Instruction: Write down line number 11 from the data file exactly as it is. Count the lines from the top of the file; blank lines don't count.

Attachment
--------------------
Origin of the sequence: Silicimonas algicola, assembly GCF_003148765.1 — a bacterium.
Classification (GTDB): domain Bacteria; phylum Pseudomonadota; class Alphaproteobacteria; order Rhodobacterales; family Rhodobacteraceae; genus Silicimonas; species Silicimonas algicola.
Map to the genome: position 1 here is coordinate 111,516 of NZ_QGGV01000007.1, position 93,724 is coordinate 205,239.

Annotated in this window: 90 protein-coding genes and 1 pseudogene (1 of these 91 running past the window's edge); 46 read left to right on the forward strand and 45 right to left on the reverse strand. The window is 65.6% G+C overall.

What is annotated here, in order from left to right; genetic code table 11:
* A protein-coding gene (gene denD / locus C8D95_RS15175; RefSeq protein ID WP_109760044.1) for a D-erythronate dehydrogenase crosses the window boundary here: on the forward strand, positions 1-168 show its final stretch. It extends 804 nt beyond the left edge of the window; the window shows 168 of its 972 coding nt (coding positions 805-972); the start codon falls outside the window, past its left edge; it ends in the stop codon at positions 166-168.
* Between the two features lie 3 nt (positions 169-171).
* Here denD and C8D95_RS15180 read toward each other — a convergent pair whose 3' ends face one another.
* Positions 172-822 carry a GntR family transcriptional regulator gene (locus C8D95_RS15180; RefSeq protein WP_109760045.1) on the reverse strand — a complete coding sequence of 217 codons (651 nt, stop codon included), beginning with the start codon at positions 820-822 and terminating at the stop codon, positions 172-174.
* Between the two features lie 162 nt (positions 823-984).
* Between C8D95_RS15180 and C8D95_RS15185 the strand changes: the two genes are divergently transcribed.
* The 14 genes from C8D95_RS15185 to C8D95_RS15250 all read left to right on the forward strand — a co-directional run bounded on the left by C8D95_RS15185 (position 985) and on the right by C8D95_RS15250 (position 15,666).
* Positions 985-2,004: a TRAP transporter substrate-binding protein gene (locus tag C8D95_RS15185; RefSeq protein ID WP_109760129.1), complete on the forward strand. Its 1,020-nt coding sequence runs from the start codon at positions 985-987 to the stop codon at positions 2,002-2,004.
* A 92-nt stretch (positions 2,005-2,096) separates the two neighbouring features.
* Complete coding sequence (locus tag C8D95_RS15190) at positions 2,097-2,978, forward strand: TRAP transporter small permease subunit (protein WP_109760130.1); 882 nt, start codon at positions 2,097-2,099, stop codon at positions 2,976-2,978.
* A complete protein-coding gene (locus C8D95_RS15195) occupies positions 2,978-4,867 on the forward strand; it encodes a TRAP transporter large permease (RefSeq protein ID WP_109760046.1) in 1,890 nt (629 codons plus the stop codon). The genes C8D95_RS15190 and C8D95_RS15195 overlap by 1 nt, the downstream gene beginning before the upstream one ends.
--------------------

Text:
* Between C8D95_RS15180 and C8D95_RS15185 the strand changes: the two genes are divergently transcribed.